September 07, 2018
New strategies may help boost corn production for local farmers, while still protecting the environment
CARBONDALE, Ill. — Reducing nutrient loss in farmland is an important topic for those in the agriculture industry. But while valuable adjustments have been made to preserve water quality and reduce environmental concerns, these practices often reduce production rates for farmers.
That’s why researcher and professor, Amir Sadeghpour is hard at work finding new ways to preserve both the environment and crop production.
Mismanagement of cover crops can reduce corn production
Nutrient losses not only affect the health of the soil, but can also be damaging to water sources. In the last several years, the U.S. Environmental Protection Agency has called for states along the Mississippi River Basin to form a plan to reduce the amount of phosphorus and nitrogen carried in rivers throughout the states and into the Gulf of Mexico.
In compliance with these standards, farmers often use cover crops to keep the nutrients in the soil. A recent practice is to terminate the cover crops late in the season, with the goal of increasing nitrogen uptake that would decrease nitrate leaching and help with preventing nutrient losses through runoff. But while this helps to solve one problem, it contributes to another.
Sadeghpour, assistant professor of plant, soil and agricultural systems at Southern Illinois University Carbondale, has found that this strategy impacts the rate of production for farmers.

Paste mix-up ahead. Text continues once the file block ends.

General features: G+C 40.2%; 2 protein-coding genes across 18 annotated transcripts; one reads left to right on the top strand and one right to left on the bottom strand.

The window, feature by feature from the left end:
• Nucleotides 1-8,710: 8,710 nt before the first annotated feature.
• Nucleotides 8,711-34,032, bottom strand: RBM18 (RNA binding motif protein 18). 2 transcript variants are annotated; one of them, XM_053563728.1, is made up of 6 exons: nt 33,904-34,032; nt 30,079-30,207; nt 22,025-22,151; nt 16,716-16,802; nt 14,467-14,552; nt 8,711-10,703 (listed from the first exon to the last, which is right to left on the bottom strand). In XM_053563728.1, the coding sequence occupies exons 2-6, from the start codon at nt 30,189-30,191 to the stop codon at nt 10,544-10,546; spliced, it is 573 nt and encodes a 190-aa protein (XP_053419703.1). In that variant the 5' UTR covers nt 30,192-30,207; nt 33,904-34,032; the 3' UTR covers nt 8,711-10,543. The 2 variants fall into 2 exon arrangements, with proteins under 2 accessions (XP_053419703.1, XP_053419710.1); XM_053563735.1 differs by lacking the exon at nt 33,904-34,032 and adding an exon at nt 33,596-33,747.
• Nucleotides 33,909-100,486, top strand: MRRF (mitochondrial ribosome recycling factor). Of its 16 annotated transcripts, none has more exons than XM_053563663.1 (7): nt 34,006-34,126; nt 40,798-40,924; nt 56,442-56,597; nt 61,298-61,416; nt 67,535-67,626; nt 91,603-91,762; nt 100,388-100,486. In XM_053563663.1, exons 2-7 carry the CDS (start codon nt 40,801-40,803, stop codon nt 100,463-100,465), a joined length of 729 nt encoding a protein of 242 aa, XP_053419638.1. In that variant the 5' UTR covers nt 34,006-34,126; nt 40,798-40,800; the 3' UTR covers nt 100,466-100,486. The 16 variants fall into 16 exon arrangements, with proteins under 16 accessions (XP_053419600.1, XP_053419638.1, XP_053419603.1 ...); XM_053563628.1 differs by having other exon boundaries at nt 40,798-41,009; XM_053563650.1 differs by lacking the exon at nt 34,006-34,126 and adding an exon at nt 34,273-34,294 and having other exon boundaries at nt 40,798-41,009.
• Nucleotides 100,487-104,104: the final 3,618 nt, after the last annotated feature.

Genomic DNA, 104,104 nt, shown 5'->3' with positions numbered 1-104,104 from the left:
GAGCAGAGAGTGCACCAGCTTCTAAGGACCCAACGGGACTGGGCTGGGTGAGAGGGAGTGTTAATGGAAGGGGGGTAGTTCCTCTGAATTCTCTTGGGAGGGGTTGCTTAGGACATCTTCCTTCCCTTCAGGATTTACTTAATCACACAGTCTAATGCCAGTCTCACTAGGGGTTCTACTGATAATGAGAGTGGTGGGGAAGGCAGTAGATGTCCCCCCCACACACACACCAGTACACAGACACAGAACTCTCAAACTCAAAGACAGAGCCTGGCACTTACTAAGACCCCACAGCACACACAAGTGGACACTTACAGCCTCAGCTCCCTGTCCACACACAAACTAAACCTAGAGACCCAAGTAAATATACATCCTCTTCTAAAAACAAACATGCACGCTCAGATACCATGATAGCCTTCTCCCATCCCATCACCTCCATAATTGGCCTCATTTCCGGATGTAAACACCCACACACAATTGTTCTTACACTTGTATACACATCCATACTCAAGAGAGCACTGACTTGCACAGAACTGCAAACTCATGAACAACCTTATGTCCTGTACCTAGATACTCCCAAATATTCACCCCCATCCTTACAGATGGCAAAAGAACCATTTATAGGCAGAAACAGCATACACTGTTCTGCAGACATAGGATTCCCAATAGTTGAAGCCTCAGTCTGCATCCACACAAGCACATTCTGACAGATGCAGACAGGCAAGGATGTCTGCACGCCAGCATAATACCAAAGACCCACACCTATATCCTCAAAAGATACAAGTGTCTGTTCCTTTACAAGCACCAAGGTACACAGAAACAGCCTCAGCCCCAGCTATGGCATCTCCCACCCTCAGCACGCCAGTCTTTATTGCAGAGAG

“One issue that happens, is such a strategy often reduces the yield of corn,” Sadeghpour said. “A main reason for it could be due to nitrogen immobilization due to late termination of cover crops. Our goal is to assess whether, by splitting nitrogen application rate, we can overcome yield losses and ensure farm profitability and still decrease nitrogen losses.”
While it is important to protect the environment, farmers cannot afford for production to be decreased.
A new method of cover crop planting
In a typical situation, farmers plant cover crops after harvesting the cash crops. Research has shown this nourishes the soil, while also reducing nitrate leaching. But Sadeghpour is experimenting with new equipment that could allow growers to plant cover crops earlier during the cash crop growing season.
Working with Karla Gage, assistant professor of plant, soil and agricultural systems at SIU, the team recently started experimenting with InterSeeder equipment. The goal is to allow farmers to plant both corn and a cover crop at the same time.
“It allows you to go in the corn field and basically plant the cover crops during the corn growing season,” Sadeghpour said. “Usually the corn canopy closes and those cover crops that are established beneath the cover crop go dormant. When the corn matures, the light will penetrate, and you already have a cover crop established.”
Timing is one of the main issues with adding cover crops, Sadeghpour explained.
“A lot of times when we harvest the corn and plant the cover crops, we don’t have enough time to catch the residual nitrogen that is there in the September to December period,” Sadeghpour said.
The goal of this research is to catch that nitrogen after the fall harvest, Sadeghpour said.
With the inter-seeding technique, farmers are able to utilize the benefits of the cover crops, while maintaining their normal crop production rates. This not only has implications for better production, but also manages the environmental issues as well.
Practice may be beneficial for Illinois
This type of inter-seeding is very new for Illinois. While the practice has been implemented in other states such as Pennsylvania, New York, Minnesota and North Dakota, Sadeghpour believes it could be helpful in other regions.
If we can figure out the best times to plant and how to manage the cover crops, this may be a very suitable practice for growers in Illinois, Sadeghpour said.